The Future is HER

Production Designer K.K. Barrett received a well deserved Oscar nomination this morning for the ‘slight future’ romance HER. For a movie so centered on technology, the film startles by depicting a world in which technology is mostly invisible.


In Wired Kyle Vanhemert makes the case that HER will dominate User Interface design more significantly that MINORITY REPORT. “It’s not just that Her, the movie, is focused on people” he writes. “It also shows us a future where technology …  has receded, or one where we’ve let it recede.” Designer Barrett explains: “‘We decided that the movie wasn’t about technology, or if it was, that the technology should be invisible,’ he says. ‘And not invisible like a piece of glass.’ Technology hasn’t disappeared, in other words. It’s dissolved into everyday life.” Barrett sums up the aesthetic: “The future is much simpler than you think.’”

Simpler for the humans, that is. A smart home that requires no control pads or light switches. No software or hardware keyboards for computers or phones.  “We wanted it to be natural,” Barrett says. The dominant channel for human/computer interface is auditory. Vanhemert points out that “the voice-based UI was … a perfect fit for a film trying to explore what a less intrusive, less demanding variety of technology might look like…Conversational interfaces make everything easier to use. When every different type of device runs an OS that can understand natural language, it means that every menu, every tool, every function is accessible simply by requesting it.” Theodore, played by Joaquin Phoenix, “with his voice-based valet as intermediary, is burdened with even less under-the-hood stuff than we are today… In other words, Theo lives in a future where everything, not just his iPad, ‘just works.'”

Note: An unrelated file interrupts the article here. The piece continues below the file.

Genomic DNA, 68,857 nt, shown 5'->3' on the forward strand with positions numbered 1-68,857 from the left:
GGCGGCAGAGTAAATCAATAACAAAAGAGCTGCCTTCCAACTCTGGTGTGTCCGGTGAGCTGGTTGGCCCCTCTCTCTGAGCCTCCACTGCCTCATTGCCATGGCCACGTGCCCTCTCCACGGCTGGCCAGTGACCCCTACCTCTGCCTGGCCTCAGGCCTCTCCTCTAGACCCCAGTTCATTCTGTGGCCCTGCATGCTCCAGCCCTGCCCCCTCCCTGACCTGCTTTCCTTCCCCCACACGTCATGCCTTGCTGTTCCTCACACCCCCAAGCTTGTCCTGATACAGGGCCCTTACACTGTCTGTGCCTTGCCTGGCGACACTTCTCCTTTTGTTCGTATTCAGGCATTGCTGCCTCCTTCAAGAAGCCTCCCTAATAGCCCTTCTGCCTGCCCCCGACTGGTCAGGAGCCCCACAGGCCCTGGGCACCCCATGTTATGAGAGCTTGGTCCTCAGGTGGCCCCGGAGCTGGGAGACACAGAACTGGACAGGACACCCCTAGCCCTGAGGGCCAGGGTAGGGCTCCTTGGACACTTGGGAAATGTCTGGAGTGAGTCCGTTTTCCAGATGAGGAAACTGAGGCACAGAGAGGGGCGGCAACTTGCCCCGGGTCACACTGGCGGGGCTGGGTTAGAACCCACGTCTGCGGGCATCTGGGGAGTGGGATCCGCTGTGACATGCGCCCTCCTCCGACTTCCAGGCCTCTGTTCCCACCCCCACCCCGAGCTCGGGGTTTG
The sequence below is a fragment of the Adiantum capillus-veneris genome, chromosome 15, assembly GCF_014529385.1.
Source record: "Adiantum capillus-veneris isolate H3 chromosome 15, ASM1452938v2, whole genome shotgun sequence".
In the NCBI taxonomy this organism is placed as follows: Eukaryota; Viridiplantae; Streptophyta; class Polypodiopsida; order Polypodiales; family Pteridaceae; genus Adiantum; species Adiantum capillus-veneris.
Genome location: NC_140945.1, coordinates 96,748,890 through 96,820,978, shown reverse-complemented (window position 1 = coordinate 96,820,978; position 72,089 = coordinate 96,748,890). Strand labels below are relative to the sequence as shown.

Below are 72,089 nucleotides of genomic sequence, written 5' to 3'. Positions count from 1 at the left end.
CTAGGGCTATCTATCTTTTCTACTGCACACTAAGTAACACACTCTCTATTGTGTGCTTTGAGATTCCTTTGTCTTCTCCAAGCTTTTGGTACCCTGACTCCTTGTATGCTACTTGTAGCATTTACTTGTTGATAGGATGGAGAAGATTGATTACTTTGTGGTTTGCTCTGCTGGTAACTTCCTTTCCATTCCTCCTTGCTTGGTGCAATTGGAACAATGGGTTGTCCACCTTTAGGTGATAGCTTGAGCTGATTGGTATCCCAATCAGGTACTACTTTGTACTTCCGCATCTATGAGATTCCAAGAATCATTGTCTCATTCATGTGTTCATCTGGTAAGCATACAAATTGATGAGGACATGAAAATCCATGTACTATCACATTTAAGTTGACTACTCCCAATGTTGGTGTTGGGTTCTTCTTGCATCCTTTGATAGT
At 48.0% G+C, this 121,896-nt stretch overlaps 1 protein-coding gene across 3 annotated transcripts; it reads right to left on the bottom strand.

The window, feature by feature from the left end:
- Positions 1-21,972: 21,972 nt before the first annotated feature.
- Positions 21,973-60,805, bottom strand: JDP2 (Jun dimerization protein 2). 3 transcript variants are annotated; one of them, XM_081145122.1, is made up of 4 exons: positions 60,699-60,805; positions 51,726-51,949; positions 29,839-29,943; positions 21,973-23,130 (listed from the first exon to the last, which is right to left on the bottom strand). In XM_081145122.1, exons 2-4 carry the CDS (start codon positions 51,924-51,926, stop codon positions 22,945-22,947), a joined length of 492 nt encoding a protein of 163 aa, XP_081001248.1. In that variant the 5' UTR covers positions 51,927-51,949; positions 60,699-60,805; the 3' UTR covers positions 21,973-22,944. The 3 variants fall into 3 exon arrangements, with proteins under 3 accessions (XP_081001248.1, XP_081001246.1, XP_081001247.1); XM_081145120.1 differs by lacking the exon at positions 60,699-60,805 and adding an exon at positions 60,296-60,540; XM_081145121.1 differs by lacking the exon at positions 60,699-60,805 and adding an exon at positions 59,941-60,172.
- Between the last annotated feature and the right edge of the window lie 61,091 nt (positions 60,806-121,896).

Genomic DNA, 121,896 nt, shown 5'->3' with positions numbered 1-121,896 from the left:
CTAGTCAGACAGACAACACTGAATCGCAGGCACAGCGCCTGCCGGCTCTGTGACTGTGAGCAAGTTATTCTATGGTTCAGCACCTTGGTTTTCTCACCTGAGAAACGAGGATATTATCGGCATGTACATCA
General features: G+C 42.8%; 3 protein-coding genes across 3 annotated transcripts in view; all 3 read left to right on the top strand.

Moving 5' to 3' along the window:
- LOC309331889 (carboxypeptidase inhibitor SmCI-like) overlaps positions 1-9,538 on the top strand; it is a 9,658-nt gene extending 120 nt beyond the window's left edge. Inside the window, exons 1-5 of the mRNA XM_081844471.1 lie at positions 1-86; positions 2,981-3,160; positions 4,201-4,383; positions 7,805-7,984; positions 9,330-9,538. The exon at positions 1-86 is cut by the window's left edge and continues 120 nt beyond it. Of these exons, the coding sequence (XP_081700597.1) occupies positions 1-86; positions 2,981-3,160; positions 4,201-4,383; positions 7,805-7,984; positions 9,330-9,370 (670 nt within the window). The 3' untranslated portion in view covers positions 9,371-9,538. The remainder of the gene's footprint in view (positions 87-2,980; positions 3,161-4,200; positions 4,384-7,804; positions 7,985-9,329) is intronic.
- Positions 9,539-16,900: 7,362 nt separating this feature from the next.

The most important design choice in HER is the adaptable personality of the artificially intelligent OS, voiced by Scarlett Johansson. “You don’t want a machine that’s always telling you the answer,” Barrett says. “You want one that approaches you like, ‘let’s solve this together.’…I think it’s very important for OSes in the future to have a good bedside manner…. you can’t talk at someone all the time. You have to act like you’re listening.”

One thing is certain: Designers are listening to HER.

HER, Warner Bros. Written/Directed by Spike Jonze. Produced by Megan Ellison, Spike Jonze, Vincent Landay.